What is a covenant waiver?
A covenant waiver is when a lender temporarily forgives a borrower's breach of a loan covenant. Lenders can specify different courses of action in covenant waivers, including unconditional forgiveness of a repayment obligation, a one-time waiver of a compliance obligation, or a new set of tests or conditions for a borrower to comply with.
As covered previously, debt covenants are rules outlined in loan agreements. Borrowers must maintain and demonstrate compliance with these rules in order to maintain access to their loan. Examples of financial covenants include borrower interest coverage ratios or leverage ratios. When borrowers breach financial covenants, lenders may have the right to terminate the debt agreement and/or demand full repayment. Alternatively, they can waive the covenant violation, and continue on with business as usual.
Why might lenders waive repayment rights after a covenant breach?
Covenant waivers are a lender's formal way of saying to the borrower, "We recognize that you violated a covenant, but we're willing to look past it this time without forcing full repayment of your loan and shutting down this credit facility."
Why might lenders agree to covenant waivers? Let's start by looking at incentives. When corporate lenders and their borrowers agree to a debt raise, the lenders seek to make money on their loan by receiving interest payments, while borrowers seek access to capital. The intention of financial covenants is to alert lenders to potential issues when it comes to borrower creditworthiness.
If a lender finds that a borrower has violated a covenant, but does not think that the borrower's overall creditworthiness is impaired, it may decide that it is more advantageous to continue its relationship with the borrower. After all, the lender still seeks to earn money on its funds by lending those funds to borrowers, and new debt agreements can take a long time to source, negotiate, and execute.
In other words, if a borrower trips a covenant early on in the relationship (but remains creditworthy), a lender may decide that they would rather continue on with the previously agreed-upon loan arrangement than force full borrower repayment.
Given the bilateral nature of private debt, there is no central database that tracks covenant violations and their resulting implications on borrower-lender relationships. Nevertheless, it is fair to say that covenant waivers are commonplace in private debt; in fact, Griffin, Nini, and Smith (2019) find that half of covenant violations do not lead to significant changes in a borrower-lender relationship. (By the same logic, many covenant violations do have dramatic consequences.)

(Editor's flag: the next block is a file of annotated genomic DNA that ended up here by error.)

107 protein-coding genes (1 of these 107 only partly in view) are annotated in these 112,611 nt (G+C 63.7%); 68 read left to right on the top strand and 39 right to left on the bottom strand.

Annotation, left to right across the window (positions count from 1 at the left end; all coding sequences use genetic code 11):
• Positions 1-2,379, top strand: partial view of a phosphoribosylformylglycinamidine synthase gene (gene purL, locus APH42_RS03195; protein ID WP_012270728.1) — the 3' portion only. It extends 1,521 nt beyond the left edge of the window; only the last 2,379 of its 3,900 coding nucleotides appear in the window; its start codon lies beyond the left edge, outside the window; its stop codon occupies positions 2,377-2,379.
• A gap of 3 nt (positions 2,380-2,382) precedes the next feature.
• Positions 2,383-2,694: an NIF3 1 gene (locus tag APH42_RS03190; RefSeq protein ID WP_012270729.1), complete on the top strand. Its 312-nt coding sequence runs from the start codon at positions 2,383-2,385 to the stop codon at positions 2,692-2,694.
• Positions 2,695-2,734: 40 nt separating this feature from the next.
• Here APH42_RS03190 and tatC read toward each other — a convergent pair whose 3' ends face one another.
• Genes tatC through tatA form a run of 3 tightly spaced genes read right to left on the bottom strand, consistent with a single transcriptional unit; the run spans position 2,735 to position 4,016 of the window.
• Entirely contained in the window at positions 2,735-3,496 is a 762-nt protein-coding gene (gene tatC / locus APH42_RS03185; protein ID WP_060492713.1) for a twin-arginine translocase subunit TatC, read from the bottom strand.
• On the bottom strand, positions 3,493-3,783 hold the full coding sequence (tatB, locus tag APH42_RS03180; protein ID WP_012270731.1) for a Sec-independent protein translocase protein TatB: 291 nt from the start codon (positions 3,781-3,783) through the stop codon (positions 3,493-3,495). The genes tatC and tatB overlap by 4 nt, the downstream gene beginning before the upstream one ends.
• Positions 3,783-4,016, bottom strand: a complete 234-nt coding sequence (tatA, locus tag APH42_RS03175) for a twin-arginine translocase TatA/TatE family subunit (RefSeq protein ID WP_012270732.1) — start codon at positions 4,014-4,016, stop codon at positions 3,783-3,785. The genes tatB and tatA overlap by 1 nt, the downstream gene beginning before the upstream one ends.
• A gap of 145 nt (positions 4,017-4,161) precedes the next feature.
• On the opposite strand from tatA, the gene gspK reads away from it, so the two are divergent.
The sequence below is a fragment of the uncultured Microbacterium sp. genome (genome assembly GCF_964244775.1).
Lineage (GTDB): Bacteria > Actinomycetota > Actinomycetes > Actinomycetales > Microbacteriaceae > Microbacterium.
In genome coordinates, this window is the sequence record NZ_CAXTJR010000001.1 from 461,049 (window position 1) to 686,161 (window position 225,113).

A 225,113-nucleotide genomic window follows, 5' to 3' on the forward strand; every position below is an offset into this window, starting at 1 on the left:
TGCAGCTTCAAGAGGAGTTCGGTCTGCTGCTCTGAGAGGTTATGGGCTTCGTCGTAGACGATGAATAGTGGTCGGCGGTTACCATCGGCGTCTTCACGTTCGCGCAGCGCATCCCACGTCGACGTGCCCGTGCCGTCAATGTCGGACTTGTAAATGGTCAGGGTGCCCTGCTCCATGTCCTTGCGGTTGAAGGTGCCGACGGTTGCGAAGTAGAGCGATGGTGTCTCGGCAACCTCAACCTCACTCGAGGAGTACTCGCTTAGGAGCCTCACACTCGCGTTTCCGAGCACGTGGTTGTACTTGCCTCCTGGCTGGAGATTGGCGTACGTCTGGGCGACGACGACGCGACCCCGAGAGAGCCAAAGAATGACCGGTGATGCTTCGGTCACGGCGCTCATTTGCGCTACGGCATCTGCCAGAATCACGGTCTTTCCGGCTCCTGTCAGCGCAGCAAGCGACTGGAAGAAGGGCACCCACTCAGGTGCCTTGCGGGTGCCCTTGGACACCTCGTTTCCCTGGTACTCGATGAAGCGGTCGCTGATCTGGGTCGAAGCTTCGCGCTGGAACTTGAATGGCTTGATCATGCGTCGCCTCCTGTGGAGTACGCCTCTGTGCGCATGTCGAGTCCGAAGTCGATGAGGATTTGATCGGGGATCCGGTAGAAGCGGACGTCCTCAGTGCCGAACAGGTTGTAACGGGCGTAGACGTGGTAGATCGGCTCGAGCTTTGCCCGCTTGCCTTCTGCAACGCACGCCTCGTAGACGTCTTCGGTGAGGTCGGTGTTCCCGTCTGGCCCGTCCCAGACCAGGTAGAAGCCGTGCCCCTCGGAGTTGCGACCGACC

What is an event of default?
An event of default is when a borrower triggers a loan agreement condition that permits a lender to demand full repayment of their outstanding loan balance. The rights and remedies section of the credit agreement outlines the actions that lenders can take after an event of default.
It's common to hear about "foot fault" or "technical" defaults (in contrast to "real" defaults), but the reality is that any event of default gives lenders the right to take punitive action against their borrowers. How lenders choose to react to an event of default, as noted above, is a risk-reward calculation that takes into account the existing lender-borrower relationship, the severity of the covenant breach, the lender's industry reputation (it may be advantageous for a lender to be perceived as "borrower-friendly," for example), and other factors.
How can technology help borrowers avoid events of default?
Debt capital management technology can help your company ensure covenant compliance and avoid events of default by tracking all your credit agreement terms, alerting you to possible covenant violations ahead of time, and generating all the documents and reports required by your capital provider.
As your company scales and diversifies its sources of debt funding, the ability to see all of your credit agreement obligations and compliance requirements in one place can help you manage debt capital proactively, rather than reactively. Managing routine debt capital operations with software also frees up resources for high-value initiatives like planning your next capital raise or exploring new types of funding.
Want to learn more?
As businesses grow, they're likely to require new sources of funding and larger investments in internal capital markets expertise. When it comes to debt capital compliance, the best way to stay on top of the rules of your credit agreement(s) is to adopt technology designed to track financial covenants and monitor compliance against capital provider KPIs. If you're interested in learning more about software that can help you scale your capital markets function, just request a demo of Finley here.